When friends here in Bangkok volunteer to organize weekend trips away its a pretty sweet deal. You get out of Bangkok for the weekend, its usually pretty cheap and you’re exploring with a bunch of friends. I really can’t complain.
A couple of months ago our friend Melanie proposed a weekend camping trip in Khao Yai National park about 2.5 hours drive northeast of the city, we were more than excited. I went to Khao Yai earlier this school year but, not to camp. Phil had never been and he was very excited to dust off the camping gear.
11 of us made the trip, and after a few inevitable hiccups involving when the gate of the park closes for the night and when the offices that rent camping gear close for the night, we made it into the park early Saturday morning.
Melanie had booked the trekking company TonTan travel for our trip and on Saturday morning we met our guides, the Dutch photographer and nature enthusiast, Ton and the main guide of the company, Tan. From our campsite the two took us on about a 3km hike through the jungle of Khao Yai where we took in any of the beautiful flora and fauna that wasn’t scared away from 11 people chatting and singing on their morning hike.
Khao Yai is home to lots of wildlife including snakes, bugs, leeches (we were provided with very fashionable leech socks for the trek), elephants, civet cats, porcupines, monkeys bears and even a tiger or two. Ton and Tan did a great job of pointing out interesting plants in the jungle and bringing our attention to what our urban eyes are less likely to see. While all but the tigers and bears are often spotted by visitors walks are done with caution as you never know what might be around the corner. Some of us crossed paths with a python on the hike but it didn’t stick around long enough for a photo.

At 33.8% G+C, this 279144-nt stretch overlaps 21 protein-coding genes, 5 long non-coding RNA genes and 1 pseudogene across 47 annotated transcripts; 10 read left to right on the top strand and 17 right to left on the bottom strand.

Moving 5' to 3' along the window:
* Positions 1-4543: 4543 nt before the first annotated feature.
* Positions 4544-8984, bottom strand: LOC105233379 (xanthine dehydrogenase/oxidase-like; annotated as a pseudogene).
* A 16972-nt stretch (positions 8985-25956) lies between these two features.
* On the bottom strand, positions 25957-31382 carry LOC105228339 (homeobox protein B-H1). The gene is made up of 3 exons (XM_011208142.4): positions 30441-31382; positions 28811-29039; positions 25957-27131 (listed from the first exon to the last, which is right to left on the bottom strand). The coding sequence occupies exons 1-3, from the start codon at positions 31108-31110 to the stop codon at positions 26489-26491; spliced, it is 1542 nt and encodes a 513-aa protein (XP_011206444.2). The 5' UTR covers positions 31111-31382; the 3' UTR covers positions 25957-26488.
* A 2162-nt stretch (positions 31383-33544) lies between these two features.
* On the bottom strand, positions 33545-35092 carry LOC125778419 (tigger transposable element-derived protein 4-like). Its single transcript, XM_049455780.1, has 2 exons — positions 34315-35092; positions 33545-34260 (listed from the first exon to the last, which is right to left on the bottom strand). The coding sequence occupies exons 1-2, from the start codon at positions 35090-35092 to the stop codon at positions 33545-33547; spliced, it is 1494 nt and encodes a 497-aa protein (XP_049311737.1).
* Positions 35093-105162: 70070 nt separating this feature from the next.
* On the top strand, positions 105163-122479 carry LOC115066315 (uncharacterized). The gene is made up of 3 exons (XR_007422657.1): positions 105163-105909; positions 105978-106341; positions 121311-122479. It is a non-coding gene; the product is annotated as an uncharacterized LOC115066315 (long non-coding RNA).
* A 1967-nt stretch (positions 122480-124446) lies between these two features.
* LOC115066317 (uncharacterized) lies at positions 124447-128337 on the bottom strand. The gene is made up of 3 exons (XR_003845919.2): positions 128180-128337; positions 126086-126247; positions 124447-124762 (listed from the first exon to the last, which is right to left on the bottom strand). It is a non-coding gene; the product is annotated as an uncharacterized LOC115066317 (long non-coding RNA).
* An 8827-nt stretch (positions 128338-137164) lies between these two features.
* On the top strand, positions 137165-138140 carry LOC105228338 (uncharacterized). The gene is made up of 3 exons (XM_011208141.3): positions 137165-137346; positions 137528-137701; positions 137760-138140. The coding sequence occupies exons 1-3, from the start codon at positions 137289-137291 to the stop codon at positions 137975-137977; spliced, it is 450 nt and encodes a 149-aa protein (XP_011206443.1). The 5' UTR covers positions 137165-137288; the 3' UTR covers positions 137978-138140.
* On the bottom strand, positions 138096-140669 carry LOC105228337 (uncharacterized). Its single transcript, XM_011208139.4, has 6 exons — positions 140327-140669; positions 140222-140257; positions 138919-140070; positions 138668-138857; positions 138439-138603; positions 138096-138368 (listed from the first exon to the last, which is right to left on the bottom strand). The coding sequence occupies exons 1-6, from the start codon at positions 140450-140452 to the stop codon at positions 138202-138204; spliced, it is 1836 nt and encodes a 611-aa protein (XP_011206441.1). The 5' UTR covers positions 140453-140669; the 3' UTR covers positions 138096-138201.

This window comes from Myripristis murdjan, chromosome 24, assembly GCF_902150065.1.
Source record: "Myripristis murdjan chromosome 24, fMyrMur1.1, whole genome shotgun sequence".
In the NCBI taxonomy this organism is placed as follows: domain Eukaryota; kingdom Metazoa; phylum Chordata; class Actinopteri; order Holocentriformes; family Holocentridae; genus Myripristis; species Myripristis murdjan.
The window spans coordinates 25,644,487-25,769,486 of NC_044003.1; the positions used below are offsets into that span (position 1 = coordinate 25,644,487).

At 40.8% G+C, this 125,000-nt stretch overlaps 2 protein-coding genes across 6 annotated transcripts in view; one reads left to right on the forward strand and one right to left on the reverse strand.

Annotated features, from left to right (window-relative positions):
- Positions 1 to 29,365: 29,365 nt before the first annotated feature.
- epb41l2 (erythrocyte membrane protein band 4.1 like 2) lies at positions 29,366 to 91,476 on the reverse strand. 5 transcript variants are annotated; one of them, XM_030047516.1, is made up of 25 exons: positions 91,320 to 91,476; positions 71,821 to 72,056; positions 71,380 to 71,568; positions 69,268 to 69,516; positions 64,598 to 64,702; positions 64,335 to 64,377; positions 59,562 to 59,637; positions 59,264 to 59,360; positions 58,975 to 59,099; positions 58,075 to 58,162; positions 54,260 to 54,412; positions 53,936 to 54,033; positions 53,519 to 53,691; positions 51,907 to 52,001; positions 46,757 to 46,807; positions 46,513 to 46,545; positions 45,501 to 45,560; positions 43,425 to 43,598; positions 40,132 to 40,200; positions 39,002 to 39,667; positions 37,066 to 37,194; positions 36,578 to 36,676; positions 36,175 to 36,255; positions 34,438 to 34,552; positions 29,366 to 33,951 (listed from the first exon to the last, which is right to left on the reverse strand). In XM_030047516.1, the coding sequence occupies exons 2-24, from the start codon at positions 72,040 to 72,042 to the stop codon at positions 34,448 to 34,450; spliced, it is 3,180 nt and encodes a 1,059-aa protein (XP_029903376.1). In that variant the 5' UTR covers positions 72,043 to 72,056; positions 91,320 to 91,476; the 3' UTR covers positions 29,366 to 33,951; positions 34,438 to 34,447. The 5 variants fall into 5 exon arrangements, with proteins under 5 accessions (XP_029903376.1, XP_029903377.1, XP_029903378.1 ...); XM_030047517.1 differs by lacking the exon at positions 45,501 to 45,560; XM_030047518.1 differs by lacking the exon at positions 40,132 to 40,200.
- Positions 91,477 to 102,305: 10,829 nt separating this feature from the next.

Following our hike we had lunch at a kitchen set up by our campsite. It’s nice that Khao Yai has these services so you don’t have to haul up your own food for the weekend, but don’t expect anything more than fried vegetables or some variation on fried rice or fried noodles. Have you noticed a trend in food prep?
After lunch we hit two waterfalls, one where they filmed a scene of the movie “The Beach” and one where we secretly took a dip and relaxed on the warm rocks in the sun. Not a bad way to spend a Saturday.
Following the waterfalls was dinner (more fried) and a “spotlight” night safari. Our group was split between two pickup trucks fitted with high power spot lights. After the sun set we drove through the park (which is only allowed when accompanied by park rangers) looking for wildlife. We saw an elephant having dinner, a civet cat on the prowl, a porcupine munching through a trash can and lots of deer (which were already infesting our camp site). The elephant was definitely the main highlight as no matter how long you’re in Asia its still pretty cool to see an elephant just hanging out.
We actually camped Saturday night and barring very aggressive deer breaking into our neighbor’s poorly stored cooler it was a pleasant experience. Sunday morning after one last Khao Yai fried special we head home. A great weekend away!
There are public buses and vans that go to Khao Yai from Bangkok but it is easiest to hire a driver as you’ll need one in the park. For 11 people we paid 1,000 baht for the driver, 1200 baht for the guide. With a work permit or Thai driver’s license you can enter the park at the local rate of 40 baht. Renting a camping space on the grounds of the park was another 30 baht. Used camping goods such as mats, tents, sleeping bags and blankets were all for rent on the grounds. Food, water and basic medical supplies are also for sale. Alcohol is prohibited in the park.